I refer to my seizures as the Cadillac of seizures. 

Hey, not all stories about epilepsy are sad! And I’m hoping mine will help somebody in some way.

As it turns out, I've actually had seizures my entire life. The furthest back I can recall having a seizure was when I was about six years old, if not even younger. It's just that because of the type of seizures I have, I didn't know they were seizures, nor did anyone else around me. So I knew something was different about me, but not to an extent where it alarmed me, scared me or felt I had to talk about it. I just genuinely rolled with it. This went on for the majority of my life, until I was 37. And that's when things started changing: the types of seizures that I was used to started becoming a lot more frequent.

Before speaking to a neurologist, I figured out what was going on myself. And I'm proud to say I was 100 percent right.

I came across a website that accurately broke down all the different types of seizures. When I read about focal-aware seizures, I felt like I was reading about myself. I started shaking because I was excited. I thought, “I found it.” And that was the moment when I knew this was me. 

Focal awareness means I'm fully aware. Everything I experience is entirely internal – I have no tells, I have no giveaways, and I can carry on conversations. I have a roller coaster of strange things happening in my body and head, but no one knows. I spent my whole life learning how to hide them while they were happening. 

I asked to speak to a neurologist in January 2020 and finally met with one in June 2020, which was shortly before I turned 38. My biggest concern was not being believed. But during that first conversation, the neurologist was convinced that I was having seizures. It was incredibly validating.

Based on the symptoms I explained, my neurologist said he believed something was going on with my right temporal lobe. As it turned out, he was correct: I have a brain tumor on the right side of my temporal lobe, which is what’s causing the seizures.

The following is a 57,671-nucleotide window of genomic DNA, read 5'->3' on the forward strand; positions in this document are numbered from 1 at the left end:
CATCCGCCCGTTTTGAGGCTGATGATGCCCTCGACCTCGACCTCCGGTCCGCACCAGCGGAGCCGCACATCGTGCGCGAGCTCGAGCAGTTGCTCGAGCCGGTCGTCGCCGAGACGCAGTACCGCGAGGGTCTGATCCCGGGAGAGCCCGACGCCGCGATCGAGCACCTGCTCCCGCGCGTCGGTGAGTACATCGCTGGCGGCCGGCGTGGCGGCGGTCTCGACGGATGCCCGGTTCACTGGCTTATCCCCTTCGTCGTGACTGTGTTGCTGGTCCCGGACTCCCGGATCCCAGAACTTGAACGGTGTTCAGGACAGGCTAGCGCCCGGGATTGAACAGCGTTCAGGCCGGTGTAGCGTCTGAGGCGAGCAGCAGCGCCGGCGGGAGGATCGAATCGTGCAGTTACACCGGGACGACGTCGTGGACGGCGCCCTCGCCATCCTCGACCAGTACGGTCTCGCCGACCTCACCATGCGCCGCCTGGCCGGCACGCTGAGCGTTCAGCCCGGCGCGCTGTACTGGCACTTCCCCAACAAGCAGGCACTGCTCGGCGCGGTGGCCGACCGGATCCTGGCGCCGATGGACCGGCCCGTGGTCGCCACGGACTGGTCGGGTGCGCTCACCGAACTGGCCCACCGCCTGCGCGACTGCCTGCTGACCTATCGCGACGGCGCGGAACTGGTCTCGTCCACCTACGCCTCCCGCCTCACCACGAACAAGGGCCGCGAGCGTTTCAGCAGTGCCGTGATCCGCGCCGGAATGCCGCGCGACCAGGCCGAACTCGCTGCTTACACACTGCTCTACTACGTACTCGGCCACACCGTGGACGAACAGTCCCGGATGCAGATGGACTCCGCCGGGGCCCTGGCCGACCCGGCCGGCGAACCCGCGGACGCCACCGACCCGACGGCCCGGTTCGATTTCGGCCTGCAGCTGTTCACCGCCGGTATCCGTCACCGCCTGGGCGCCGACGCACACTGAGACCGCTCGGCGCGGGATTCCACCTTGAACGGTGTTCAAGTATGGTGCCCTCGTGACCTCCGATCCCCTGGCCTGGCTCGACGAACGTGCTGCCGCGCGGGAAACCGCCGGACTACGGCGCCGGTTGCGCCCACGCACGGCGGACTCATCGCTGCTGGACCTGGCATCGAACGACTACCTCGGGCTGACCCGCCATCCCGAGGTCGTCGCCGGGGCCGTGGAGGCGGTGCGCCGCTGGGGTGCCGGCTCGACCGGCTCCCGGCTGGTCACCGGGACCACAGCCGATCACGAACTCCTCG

I think if there were a way people could experience what I experienced during my seizures, people would find it fascinating. If there was a recreational drug like that, I think it would be very popular!

​​Early on in life, my brain established certain patterns of certain synapses that go in a certain order. They create a certain pattern and a certain effect, which is my seizure. As I grew, this series of patterns became deeper and deeper. Think of a river, over hundreds of thousands of years, putting grooves in rock. The grooves get deeper and deeper as the water continues to run. That's what was happening in my brain. The connections were getting deeper, more powerful. It’s like it was running a efficient Ponzi scheme and more people were buying! That’s why I’m now on medication. 

It took almost a year of cocktailing to figure out what was the best for me. Even what I'm on now is not ideal because I am incredibly fatigued all the time. I'm waiting to see if I'm a candidate for brain surgery.

When I told people about my epilepsy, I wasn’t looking for sympathy. I wanted people to acknowledge my story and tell me they were here for me if I needed to talk. And a lot of people did that. Because this happened at the beginning of the pandemic, I realized people were busy going through their stuff. But the most important people in my life never let me down. My friends are amazing. My family is amazing.

There are moments when I’m still shocked that I have epilepsy at all. I don't have the regular experience or story. But I think that's very much attributed to two things: Firstly, I've had this my whole life, and it was a very natural part of my life. Secondly is my positive outlook and the way I deal with things. If I can find the humor in something, I'm always going to focus on that first. Always. It’s my natural default. I think those two things combined made it a pretty easy transition. 

Through this journey, I learned that I was more capable than I ever realized. I never really thought about whether or not I was a resilient person. But as it turns out, I think I am. 


*stories have been condensed and edited